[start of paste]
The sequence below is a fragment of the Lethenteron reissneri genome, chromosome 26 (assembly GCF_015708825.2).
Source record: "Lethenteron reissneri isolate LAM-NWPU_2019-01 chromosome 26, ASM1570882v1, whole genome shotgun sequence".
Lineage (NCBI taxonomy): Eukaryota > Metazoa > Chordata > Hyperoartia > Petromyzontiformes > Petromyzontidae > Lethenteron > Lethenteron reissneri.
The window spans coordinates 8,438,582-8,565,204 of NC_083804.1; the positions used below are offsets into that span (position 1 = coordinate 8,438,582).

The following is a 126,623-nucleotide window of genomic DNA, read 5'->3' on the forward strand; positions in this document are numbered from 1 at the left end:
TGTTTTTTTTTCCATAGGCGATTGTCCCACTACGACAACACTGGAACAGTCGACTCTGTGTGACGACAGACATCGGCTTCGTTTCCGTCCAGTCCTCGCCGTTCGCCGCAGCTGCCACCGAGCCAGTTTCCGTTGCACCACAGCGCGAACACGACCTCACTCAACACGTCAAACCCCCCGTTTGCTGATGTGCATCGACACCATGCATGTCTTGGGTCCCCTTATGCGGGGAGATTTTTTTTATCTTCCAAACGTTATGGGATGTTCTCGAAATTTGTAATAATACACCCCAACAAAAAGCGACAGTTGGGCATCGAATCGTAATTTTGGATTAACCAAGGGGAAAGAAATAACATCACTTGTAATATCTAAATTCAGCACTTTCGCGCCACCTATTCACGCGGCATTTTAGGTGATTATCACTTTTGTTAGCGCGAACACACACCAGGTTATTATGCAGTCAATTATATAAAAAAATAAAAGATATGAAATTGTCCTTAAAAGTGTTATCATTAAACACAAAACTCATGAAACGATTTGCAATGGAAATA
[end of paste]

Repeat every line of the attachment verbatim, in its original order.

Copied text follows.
The sequence below is a fragment of the Lethenteron reissneri genome, chromosome 26 (assembly GCF_015708825.2).
Source record: "Lethenteron reissneri isolate LAM-NWPU_2019-01 chromosome 26, ASM1570882v1, whole genome shotgun sequence".
Lineage (NCBI taxonomy): Eukaryota > Metazoa > Chordata > Hyperoartia > Petromyzontiformes > Petromyzontidae > Lethenteron > Lethenteron reissneri.
The window spans coordinates 8,438,582-8,565,204 of NC_083804.1; the positions used below are offsets into that span (position 1 = coordinate 8,438,582).

The following is a 126,623-nucleotide window of genomic DNA, read 5'->3' on the forward strand; positions in this document are numbered from 1 at the left end:
TGTTTTTTTTTCCATAGGCGATTGTCCCACTACGACAACACTGGAACAGTCGACTCTGTGTGACGACAGACATCGGCTTCGTTTCCGTCCAGTCCTCGCCGTTCGCCGCAGCTGCCACCGAGCCAGTTTCCGTTGCACCACAGCGCGAACACGACCTCACTCAACACGTCAAACCCCCCGTTTGCTGATGTGCATCGACACCATGCATGTCTTGGGTCCCCTTATGCGGGGAGATTTTTTTTATCTTCCAAACGTTATGGGATGTTCTCGAAATTTGTAATAATACACCCCAACAAAAAGCGACAGTTGGGCATCGAATCGTAATTTTGGATTAACCAAGGGGAAAGAAATAACATCACTTGTAATATCTAAATTCAGCACTTTCGCGCCACCTATTCACGCGGCATTTTAGGTGATTATCACTTTTGTTAGCGCGAACACACACCAGGTTATTATGCAGTCAATTATATAAAAAAATAAAAGATATGAAATTGTCCTTAAAAGTGTTATCATTAAACACAAAACTCATGAAACGATTTGCAATGGAAATA